Karibu! Welcome to the new Harambe Market in Disney’s Animal Kingdom!
This brand new Counter Service location in the Africa section of the park features four distinct serving stations offering dishes based on African street food, and plenty of beverages.
You have to look for it a bit —it’s tucked behind Tamu Tamu Refreshments, and this new section creates a continuing path from the Kilimanjaro Safaris attraction to the road leading from Africa to Asia. Once you get there, the surrounding area begins pulling you into the setting and story even before you set foot past the official entrance….
The new Harambe Market area is ready to welcome guests from all around the globe.
You walk into the official Market through this entryway.
When Disney released the first info about the marketplace to come, they shared a bit of its story as well: the marketplace serves as a center of commerce serving food and goods to world travelers who have come to the town as a respite before or after their safari adventures seeking out the animals of Africa. Of course, we’ll be getting to the food :), but here are a few glimpses of the market.
The water tower stands tall as a landmark over the marketplace.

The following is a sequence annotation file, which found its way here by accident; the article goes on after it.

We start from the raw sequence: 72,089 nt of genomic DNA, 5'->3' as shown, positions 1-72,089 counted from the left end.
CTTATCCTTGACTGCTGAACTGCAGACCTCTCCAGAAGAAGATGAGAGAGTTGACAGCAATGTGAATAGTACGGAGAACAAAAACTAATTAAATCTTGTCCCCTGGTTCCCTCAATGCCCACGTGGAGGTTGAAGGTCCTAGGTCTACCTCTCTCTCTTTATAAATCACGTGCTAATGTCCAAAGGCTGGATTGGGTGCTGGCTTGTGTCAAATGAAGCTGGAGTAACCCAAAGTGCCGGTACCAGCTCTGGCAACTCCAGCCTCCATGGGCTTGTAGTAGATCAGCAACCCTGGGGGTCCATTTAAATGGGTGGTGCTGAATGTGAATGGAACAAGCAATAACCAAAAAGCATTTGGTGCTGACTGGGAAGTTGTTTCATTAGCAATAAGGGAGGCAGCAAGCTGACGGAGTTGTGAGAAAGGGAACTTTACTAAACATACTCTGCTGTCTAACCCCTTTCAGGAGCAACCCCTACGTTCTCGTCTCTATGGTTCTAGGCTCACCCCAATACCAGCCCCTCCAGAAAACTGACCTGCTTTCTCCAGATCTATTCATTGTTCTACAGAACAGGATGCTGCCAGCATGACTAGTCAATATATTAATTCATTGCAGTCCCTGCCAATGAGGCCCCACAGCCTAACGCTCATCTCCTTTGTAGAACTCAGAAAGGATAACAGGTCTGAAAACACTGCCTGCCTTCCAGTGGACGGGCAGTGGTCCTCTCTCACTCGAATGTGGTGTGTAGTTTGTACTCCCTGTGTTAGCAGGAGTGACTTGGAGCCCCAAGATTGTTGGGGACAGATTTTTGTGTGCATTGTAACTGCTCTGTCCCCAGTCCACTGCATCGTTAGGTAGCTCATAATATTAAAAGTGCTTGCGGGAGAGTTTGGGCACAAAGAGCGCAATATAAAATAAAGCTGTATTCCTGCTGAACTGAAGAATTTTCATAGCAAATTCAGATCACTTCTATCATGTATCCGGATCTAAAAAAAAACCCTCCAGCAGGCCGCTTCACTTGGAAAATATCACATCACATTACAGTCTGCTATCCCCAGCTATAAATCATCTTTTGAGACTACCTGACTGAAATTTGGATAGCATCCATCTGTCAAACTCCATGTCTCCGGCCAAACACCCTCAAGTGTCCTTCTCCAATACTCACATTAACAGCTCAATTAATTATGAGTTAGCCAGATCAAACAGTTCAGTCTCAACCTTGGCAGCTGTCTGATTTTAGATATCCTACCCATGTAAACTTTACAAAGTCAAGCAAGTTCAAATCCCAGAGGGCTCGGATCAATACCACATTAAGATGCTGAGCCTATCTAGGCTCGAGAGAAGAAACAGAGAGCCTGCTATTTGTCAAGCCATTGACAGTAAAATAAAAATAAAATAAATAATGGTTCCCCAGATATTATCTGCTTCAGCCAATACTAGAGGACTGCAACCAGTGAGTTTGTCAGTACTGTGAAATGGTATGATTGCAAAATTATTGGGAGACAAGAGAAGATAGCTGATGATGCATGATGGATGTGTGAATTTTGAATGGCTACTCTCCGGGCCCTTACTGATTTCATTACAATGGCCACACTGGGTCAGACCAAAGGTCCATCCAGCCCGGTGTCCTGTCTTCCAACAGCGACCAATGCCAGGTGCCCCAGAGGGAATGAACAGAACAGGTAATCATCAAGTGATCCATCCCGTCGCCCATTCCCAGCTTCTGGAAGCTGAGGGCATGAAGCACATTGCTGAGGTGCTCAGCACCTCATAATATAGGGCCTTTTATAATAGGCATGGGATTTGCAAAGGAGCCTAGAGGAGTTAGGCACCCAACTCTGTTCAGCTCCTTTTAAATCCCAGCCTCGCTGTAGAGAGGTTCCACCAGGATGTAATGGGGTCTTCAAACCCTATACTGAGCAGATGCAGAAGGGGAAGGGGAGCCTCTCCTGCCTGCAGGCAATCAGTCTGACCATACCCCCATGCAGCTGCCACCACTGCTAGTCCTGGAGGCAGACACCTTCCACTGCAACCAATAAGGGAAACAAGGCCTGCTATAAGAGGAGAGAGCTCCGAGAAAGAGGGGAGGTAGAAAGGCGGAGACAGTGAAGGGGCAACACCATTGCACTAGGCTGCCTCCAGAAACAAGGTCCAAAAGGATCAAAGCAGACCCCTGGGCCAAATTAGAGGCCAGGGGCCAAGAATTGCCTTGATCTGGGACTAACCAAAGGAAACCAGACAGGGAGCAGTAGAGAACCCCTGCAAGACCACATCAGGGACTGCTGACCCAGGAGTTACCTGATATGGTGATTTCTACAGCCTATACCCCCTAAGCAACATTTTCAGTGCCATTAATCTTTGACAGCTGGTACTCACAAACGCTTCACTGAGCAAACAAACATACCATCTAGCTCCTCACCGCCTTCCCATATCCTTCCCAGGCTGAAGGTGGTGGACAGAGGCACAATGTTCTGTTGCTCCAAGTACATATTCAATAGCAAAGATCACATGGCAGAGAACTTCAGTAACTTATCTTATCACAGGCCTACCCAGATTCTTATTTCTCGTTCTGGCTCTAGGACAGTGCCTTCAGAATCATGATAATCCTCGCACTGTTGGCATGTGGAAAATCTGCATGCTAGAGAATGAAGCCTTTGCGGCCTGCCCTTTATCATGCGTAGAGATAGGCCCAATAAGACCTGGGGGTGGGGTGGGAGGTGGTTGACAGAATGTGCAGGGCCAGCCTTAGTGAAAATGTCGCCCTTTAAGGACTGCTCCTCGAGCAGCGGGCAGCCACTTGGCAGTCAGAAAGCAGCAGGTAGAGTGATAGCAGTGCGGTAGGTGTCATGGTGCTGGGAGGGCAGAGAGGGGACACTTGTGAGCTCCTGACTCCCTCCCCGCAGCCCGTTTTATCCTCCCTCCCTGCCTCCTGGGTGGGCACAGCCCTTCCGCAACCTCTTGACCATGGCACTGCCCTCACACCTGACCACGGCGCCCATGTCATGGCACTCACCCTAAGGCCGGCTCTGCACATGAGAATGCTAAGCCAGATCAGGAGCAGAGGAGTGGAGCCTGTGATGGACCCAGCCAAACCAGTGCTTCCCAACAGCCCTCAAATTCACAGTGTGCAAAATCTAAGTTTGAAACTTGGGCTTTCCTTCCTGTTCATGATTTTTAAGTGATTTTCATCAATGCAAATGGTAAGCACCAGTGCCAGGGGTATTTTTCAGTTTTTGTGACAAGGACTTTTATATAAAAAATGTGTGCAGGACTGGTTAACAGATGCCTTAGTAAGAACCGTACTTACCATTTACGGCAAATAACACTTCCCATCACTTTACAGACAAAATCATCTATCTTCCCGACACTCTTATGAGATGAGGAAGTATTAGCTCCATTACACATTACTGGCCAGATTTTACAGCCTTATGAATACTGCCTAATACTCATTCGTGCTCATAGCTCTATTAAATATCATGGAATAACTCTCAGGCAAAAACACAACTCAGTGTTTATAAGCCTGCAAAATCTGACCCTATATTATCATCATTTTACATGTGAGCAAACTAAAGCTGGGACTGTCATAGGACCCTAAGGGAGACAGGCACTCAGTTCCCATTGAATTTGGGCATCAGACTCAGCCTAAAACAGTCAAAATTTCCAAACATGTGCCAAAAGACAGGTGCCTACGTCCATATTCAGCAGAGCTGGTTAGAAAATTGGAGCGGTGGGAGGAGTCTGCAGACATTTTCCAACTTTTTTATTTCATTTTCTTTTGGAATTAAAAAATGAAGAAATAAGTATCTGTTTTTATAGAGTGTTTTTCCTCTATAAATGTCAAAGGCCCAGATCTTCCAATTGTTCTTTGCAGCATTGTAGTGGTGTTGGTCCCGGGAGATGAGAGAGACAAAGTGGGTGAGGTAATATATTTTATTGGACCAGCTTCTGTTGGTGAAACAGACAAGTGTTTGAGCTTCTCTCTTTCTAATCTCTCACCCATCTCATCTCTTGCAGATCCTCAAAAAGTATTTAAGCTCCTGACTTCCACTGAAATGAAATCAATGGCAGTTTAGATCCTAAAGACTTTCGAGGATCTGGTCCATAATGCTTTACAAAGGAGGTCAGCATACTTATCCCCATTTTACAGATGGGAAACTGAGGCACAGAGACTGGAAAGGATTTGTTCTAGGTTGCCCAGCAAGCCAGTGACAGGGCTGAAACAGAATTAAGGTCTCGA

Whenever the Wildlife Express Train goes by on its trips to and from Rafiki’s Planet Watch, it’s even more believable that you’ve stepped into a place that hosts traveling guests. It’s truly transportive.
If you’re like me and could spend all day checking out the detailed signs and wall art all over Animal Kingdom, get ready to have an absolute field day in here.
As always, some of the posters and bits of art make you smile while others are more thought-provoking, but all
bring you deeper into the story.
Some signs serve as good old-fashioned cross-promotion as well. I like how Tusker House is now considered part of “Old Harambe.”
Oh, and a few feature someone near and dear to many of our hearts…
Who doesn’t love Mister Mouse?
There is plenty of much-welcome seating, the vast majority of which has some sort of coverage, be it a simple overhead roof or an umbrella-topped table.
There were just a couple of uncovered tables, but those got little attention.
Because if you’re in Animal Kingdom, the odds are good that what this sign says is true!
I know, I know… I say this practically every time I visit Animal Kingdom. But I’m saying it again because they’ve earned it once more: you really do feel transported in this incredible setting, rich with detail.
So now that we’ve checked out the atmosphere, let’s see what the Market has for in store for travelers like us on the search for a bite to eat…
As mentioned, there are four distinct stations serving food and drink: Chef Mwanga’s Ribs Shop, Kitamu Grill, Famous Sausages, and Wanjohi Refreshment. Each station features a star item or two, while the dessert option and beverages — as you’ll notice in the menu pics — are the same no matter where you stop. We’ll be taking a look at them one by one starting with…